Architectural Changes (Oracle Database 10g to 11g Change)

posted Sep 24, 2010, 12:03 PM by Sachchida Ojha   [ updated Sep 24, 2010, 12:06 PM ]

Several architectural changes have been introduced in Oracle Database 11g compared to release Oracle Database 10g.

1. Apply Handler Modification Necessary for Handling New Error Messages that Replace ORA-1403 Errors

In Oracle Database 11g, customized DML and error handlers for Streams require modification to catch the additional Oracle errors ORA-26786 and ORA-26787 in place of the ORA-01403 No data found message.

An ORA-26787 error is raised if the row to be updated or deleted does not exist in the target table.

An ORA-26786 error is raised when the row exists in the target table, but the values of some columns do not match those of the LCR.


2. Name of processes

In Oracle Database 10g:

* Capture processes are called Cxxx and may use as many Parallel slave processes as required for capture parallelism.
* Apply processes are called Axxx and may use as many Parallel slave processes as required for apply parallelism.

In Oracle Database 11g

* Capture processes are called CPxx, with sub-processes named MSxx. No parallel slave processes are required for capture parallelism.
* Apply processes are called APxx, with sub-processes named ASxx. No parallel slave processes are required for apply parallelism.


3. Event monitor (EMON) name change


In Oracle9i Release 2 and Oracle Database 10g, the event monitor process (EMON) is a single process within the database.

In Oracle Database 11g, the event monitor process is now a set of processes consisting of a coordinator process (EMON) and four (4) subprocesses (E000, E001, E002, E003) on each instance of the database. Notification for events is performed at the originating instance of the event.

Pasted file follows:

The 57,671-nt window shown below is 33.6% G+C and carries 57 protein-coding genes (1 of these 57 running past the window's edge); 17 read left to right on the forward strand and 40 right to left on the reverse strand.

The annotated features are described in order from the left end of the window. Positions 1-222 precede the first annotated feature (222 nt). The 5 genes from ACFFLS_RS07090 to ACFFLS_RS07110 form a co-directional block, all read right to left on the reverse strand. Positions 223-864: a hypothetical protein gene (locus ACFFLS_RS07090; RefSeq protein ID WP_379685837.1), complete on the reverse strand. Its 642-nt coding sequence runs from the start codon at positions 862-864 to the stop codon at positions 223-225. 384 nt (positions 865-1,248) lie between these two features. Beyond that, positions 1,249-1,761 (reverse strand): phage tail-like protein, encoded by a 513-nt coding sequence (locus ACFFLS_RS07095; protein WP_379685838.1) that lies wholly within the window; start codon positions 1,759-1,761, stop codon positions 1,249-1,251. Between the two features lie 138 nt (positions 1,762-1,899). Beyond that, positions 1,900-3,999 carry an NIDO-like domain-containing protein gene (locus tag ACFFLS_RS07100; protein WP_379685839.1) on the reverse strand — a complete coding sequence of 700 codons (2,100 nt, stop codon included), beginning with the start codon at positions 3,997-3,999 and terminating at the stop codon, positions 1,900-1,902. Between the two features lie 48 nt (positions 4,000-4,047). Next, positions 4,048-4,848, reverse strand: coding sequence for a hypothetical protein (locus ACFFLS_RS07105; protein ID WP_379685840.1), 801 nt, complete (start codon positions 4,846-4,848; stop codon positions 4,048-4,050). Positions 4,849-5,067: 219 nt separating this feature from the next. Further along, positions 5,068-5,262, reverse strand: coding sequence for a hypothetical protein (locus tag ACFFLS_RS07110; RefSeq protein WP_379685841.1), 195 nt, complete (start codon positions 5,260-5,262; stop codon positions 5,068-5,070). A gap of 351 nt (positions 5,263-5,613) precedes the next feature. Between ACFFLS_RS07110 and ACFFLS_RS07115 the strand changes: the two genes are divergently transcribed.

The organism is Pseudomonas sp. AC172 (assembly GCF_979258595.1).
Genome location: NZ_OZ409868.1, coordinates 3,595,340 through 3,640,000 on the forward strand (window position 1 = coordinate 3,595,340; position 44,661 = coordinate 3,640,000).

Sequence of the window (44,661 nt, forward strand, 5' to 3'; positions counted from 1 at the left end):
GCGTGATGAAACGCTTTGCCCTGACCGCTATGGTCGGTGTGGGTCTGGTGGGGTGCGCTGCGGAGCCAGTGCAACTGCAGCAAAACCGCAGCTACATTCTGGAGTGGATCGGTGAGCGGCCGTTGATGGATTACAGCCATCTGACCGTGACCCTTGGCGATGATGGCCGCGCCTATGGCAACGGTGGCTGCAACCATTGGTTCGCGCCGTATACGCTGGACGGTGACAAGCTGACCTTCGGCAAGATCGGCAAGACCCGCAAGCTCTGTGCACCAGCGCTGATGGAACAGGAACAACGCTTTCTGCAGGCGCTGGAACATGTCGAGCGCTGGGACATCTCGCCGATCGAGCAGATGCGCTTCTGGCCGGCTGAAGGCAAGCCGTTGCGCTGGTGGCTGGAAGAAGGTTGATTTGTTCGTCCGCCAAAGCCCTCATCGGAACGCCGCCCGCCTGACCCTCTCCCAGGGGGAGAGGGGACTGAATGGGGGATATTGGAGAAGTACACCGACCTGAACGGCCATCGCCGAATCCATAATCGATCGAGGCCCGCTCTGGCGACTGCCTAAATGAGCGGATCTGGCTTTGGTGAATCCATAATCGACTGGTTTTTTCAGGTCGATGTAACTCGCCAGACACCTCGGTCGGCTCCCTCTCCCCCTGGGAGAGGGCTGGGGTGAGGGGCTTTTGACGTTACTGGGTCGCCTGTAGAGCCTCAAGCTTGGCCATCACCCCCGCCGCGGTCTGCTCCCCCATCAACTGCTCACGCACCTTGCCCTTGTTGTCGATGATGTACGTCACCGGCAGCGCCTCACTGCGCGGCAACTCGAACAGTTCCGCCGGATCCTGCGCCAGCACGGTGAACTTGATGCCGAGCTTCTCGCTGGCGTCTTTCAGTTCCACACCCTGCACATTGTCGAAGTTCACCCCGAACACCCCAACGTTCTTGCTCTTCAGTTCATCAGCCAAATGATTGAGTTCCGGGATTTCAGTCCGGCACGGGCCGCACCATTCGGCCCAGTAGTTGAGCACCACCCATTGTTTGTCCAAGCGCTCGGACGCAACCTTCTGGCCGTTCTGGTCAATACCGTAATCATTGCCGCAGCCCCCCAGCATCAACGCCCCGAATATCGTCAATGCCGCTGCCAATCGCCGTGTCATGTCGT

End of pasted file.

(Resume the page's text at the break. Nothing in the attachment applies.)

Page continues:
4. Propagation performed via Database Scheduler

The propagation job is created from the DBMS_PROPAGATION_ADM package. In Oracle9i Release 2 and Oracle Database 10g, the job is created as part of DBMS_JOB. In Oracle Database 11g, it is created as a job via DBMS_SCHEDULER. The job creation is transparent - but for monitoring the job, you need to know which job scheduler is used.

In Oracle9i Release 2 and Oracle Database 10g, Oracle Streams propagation jobs were performed via the JOB system (DBMS_JOB package, DBA_JOBS view).

Starting in Oracle Database 11g, Oracle Streams propagation jobs are performed via the Oracle Scheduler (DBMS_SCHEDULER package, DBA_SCHEDULER_JOBS view). Streams propagation jobs are managed using the DBMS_PROPAGATION_ADM package procedures start_propagation and stop_propagation.

After upgrading to Oracle Database 11g, Oracle Streams Advanced Queuing propagation jobs must be managed with the appropriate procedures from the DBMS_AQADM package (enable_propagation_schedule, disable_propagation_schedule, schedule_propagation, unschedule_propagation).
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